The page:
Last year’s state government shutdown nearly forced a scheduled one-year, $18 million road reconstruction project in Forest Lake to extend into a second year.
“On that project we had a freeway interchange removed, and we were only partially done building a new one when everything stopped,” said Washington County Engineer Wayne Sandberg. “Had the shutdown gone even one more week, we would have jeopardized our completion date, and it would have become a two-year bridge closure. As it was, we still spent nearly $200,000 in additional construction costs and county staff time managing the additional project complexities during the shutdown.”
Sponsored by Rep. Ron Shimanski (R-Silver Lake), HF2631 would provide contingent state-aid related statutory appropriations if another shutdown were to occur.
Approved March 5 by the House Transportation Policy and Finance Committee, the bill awaits action by the House Ways and Means Committee. The companion, SF2172, sponsored by Sen. John Sterling Howe (R-Red Wing), awaits action by the Senate Transportation Committee.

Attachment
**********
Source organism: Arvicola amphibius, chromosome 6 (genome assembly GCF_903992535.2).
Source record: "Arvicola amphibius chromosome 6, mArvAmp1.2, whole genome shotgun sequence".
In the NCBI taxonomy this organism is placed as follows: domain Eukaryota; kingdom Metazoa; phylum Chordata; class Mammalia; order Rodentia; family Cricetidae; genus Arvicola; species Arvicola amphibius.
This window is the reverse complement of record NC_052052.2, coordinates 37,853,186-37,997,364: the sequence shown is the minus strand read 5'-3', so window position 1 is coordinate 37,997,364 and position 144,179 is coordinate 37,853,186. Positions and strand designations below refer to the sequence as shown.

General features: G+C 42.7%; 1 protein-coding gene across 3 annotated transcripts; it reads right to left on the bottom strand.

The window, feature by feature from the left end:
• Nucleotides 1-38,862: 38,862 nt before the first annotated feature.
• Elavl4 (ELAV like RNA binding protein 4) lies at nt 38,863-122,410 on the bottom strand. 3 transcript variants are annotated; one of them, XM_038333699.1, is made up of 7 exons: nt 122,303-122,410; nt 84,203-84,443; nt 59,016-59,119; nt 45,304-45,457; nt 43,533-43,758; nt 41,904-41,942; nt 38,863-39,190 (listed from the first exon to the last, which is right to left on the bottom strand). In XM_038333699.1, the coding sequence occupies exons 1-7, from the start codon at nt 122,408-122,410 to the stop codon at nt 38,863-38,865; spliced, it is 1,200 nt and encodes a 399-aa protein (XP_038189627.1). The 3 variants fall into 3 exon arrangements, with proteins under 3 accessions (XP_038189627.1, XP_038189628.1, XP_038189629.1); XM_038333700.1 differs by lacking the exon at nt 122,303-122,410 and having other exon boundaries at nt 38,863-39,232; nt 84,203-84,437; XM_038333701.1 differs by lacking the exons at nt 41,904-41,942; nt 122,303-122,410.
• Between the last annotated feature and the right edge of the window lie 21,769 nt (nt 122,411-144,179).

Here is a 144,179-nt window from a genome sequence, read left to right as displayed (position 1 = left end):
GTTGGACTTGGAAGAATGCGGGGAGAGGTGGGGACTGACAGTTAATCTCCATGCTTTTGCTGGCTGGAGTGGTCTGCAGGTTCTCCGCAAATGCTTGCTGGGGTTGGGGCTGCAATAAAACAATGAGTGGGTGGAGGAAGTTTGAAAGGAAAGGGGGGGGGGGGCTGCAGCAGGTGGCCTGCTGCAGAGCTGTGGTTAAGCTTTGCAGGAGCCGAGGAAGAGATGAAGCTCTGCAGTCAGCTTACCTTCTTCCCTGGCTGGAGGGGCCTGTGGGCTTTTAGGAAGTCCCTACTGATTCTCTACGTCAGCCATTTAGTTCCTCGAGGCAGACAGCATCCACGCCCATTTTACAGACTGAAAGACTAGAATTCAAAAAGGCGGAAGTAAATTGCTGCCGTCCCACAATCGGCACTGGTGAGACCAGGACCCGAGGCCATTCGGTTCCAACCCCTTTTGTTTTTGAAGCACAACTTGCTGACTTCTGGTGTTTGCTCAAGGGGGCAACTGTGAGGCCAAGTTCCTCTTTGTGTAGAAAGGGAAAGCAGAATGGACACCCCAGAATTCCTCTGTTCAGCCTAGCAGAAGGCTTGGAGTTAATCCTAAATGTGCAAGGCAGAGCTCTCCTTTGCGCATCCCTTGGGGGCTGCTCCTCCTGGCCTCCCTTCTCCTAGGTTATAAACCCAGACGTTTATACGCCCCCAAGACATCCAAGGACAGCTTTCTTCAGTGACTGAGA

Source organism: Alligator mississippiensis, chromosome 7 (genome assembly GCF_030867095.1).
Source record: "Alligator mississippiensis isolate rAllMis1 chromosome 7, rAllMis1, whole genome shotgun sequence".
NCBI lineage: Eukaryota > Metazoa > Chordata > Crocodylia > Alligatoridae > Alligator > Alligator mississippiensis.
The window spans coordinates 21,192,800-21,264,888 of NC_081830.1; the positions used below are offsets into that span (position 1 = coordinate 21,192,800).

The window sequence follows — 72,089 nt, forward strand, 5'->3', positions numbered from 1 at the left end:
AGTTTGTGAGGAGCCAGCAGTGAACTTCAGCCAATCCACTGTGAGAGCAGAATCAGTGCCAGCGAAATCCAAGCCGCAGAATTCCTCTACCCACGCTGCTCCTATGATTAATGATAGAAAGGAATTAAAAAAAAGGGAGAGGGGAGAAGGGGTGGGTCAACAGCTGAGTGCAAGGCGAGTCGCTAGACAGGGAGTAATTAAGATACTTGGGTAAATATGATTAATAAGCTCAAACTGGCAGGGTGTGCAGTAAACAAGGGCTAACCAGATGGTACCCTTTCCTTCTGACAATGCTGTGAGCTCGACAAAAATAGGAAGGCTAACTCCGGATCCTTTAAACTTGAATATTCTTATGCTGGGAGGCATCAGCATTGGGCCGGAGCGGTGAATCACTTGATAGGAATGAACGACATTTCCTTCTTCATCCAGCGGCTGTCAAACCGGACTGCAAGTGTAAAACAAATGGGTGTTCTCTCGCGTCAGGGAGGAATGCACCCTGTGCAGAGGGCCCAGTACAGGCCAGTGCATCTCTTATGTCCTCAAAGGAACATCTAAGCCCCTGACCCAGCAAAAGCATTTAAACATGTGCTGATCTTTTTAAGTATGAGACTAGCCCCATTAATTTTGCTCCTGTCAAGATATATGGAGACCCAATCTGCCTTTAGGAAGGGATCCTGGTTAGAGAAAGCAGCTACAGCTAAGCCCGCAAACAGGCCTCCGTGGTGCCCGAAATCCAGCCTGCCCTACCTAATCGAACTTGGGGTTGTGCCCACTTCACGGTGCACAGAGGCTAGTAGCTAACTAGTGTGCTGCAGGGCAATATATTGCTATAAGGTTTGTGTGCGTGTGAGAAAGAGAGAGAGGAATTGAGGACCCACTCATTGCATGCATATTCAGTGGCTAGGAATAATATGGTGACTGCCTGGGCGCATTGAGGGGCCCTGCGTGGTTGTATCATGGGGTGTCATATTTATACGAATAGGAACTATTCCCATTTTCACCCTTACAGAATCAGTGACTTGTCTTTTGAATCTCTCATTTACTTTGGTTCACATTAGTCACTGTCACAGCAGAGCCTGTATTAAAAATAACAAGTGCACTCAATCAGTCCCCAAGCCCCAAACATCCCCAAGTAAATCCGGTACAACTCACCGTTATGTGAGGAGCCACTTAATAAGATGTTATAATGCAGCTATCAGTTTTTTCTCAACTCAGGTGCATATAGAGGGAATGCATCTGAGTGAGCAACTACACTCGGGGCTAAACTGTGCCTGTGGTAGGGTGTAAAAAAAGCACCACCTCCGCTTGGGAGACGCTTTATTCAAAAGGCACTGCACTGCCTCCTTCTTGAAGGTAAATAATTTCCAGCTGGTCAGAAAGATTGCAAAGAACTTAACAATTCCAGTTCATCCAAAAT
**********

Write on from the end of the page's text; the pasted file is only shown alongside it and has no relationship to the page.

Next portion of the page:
“Because of constitutional requirements that local highway systems shall be maintained, there’s an obligation for cities and counties to continue their operation during a government shutdown,” Shimanski said. “There are certain roles that MnDOT trunk highway and state-aid staff performs in order for the project to continue operation, such as material certification, plan review and testing.”
Sandberg noted that the money comes from user taxes that are constitutionally dedicated, not the state’s General Fund.
“Keeping these monies flowing from the highway user tax distribution fund back to locals so they can carry out their mission is the goal,” Sandberg said. He added that keeping local resources available may also be necessary to ensure a local match is on hand to receive federal funds for a project.
Rep. Mike Nelson (DFL-Brooklyn Park) commented that this is another of the “plethora” of continuing appropriations bill he’s heard this session. “It’s almost like we’re planning for Shutdown 2.0,” he said. “This takes the pressure off us having to do our job.”
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